Oct 102008
 

Unless you have been living under a rock I am sure you know about the current economic crisis in the U.S. and around the world. There is seemingly no doubt that the U.S. is going to enter into a recession, if it is not already there, but the depth and duration of that recession is still anyones guess. Even the best economists are admitting that no one really knows how bad things will get and for how long and how much the U.S. woes will spread into Canada and around the world.

I am no economist or even a business guy but one has to wonder how this is going to effect the NHL, which although things have stabalized a bit post lock-out, there are still a number of franchises that are not that stable. The Nashville situation is a complete mess and several other teams are likely teetering on the edge of serious problems. For example, the Atlanta Thrashsers season ticket renewal rate has been reported to be as low as 40% and if they as a team stink on the ice this season like they did last one has to wonder if fans will give up on them completely. One has to wonder if the situation is going to be much better in Florida or Carolina or Tampa or Phoenix, or even in Columbus where there is concern that the fans are going to start fading away if they can’t soon make the playoffs for the first time in team history.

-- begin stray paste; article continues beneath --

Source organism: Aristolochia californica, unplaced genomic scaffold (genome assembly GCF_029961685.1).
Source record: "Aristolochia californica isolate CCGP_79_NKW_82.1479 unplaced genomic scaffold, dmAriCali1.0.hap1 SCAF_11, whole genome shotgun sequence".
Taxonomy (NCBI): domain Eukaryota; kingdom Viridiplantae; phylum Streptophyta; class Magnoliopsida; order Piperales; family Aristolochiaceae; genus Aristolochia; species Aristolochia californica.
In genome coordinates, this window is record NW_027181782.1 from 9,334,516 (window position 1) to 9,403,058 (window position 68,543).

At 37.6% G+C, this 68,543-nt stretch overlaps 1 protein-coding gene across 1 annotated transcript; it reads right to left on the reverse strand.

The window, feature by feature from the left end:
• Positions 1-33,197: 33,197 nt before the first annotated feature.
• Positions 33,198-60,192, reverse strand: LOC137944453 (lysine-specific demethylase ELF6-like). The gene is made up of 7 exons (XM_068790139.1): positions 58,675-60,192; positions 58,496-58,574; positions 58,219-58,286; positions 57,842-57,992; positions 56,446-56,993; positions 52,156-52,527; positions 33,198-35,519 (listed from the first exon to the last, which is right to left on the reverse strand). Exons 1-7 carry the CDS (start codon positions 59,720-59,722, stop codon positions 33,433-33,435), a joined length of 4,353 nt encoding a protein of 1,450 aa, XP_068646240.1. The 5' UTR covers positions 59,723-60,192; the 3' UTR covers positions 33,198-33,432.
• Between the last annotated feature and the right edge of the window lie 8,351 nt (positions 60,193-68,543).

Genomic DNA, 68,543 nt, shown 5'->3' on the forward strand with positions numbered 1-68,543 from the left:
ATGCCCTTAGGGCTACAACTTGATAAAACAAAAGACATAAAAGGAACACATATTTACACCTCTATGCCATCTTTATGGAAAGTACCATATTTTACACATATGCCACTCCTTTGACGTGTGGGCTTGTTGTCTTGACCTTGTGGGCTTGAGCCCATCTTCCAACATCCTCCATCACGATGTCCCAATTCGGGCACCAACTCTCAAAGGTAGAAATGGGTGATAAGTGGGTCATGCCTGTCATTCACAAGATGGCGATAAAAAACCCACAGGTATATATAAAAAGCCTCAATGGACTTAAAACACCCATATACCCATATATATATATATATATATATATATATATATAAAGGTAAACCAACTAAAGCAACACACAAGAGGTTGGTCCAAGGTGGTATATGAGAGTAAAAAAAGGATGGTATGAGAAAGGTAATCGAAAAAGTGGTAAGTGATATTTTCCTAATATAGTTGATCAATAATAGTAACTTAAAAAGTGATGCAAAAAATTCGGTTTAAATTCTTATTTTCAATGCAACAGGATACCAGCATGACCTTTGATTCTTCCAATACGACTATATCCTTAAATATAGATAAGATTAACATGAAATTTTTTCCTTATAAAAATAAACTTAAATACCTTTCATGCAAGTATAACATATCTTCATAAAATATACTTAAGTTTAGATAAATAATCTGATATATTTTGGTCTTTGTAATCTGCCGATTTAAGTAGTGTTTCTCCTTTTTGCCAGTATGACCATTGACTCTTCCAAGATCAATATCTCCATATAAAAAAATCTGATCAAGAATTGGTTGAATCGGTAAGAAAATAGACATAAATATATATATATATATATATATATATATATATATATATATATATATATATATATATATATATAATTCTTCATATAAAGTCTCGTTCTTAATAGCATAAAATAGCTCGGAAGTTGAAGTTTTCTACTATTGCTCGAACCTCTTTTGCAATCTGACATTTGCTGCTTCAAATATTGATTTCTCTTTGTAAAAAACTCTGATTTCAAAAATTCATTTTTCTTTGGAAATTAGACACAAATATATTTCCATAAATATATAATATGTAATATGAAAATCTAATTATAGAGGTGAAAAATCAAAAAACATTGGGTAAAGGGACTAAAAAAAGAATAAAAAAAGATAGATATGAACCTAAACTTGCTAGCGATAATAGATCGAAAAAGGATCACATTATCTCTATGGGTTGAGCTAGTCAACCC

But the situation may soon not be so rosey in Canada as well. Most Canadian teams have been doing fairly well financially and hve been able to spend close to the salary cap every season since the lock out. But if you have been watching the financial markets the past week you may have also noticed that the Canadian Dollar has dropped significantly as well. This morning it dropped to just over 84 cents U.S, the lowest it has been since the end of the lock out. Through the 2007-08 NHL season, the dollar averaged close to parity. I don’t know where the dollar will average this season but if it stuck around the 85 cent mark that would mark a close to 15% drop in revenues for the Canadian teams. That is certainly going to impact the smaller teams like Ottawa, Calgary and Edmonton.

The drop in the Canadian dollar is also going to impact the salary cap. There are no definitive reports as to what percentage of league-wide revenue comes from Canada but the talk is that it is upwards of 30%. If 30% of league revenue gets impacted negative 15% by the drop in the Canadian dollar, that would slash league revenues by 4.5%. If that in fact happened it would almost certainly put a halt to the rising salary cap. In fact, if the Canadian dollar stays low and ticket sales dry up in some of the U.S. markets because of the hurting economy, it is possible that the salary cap might even drop.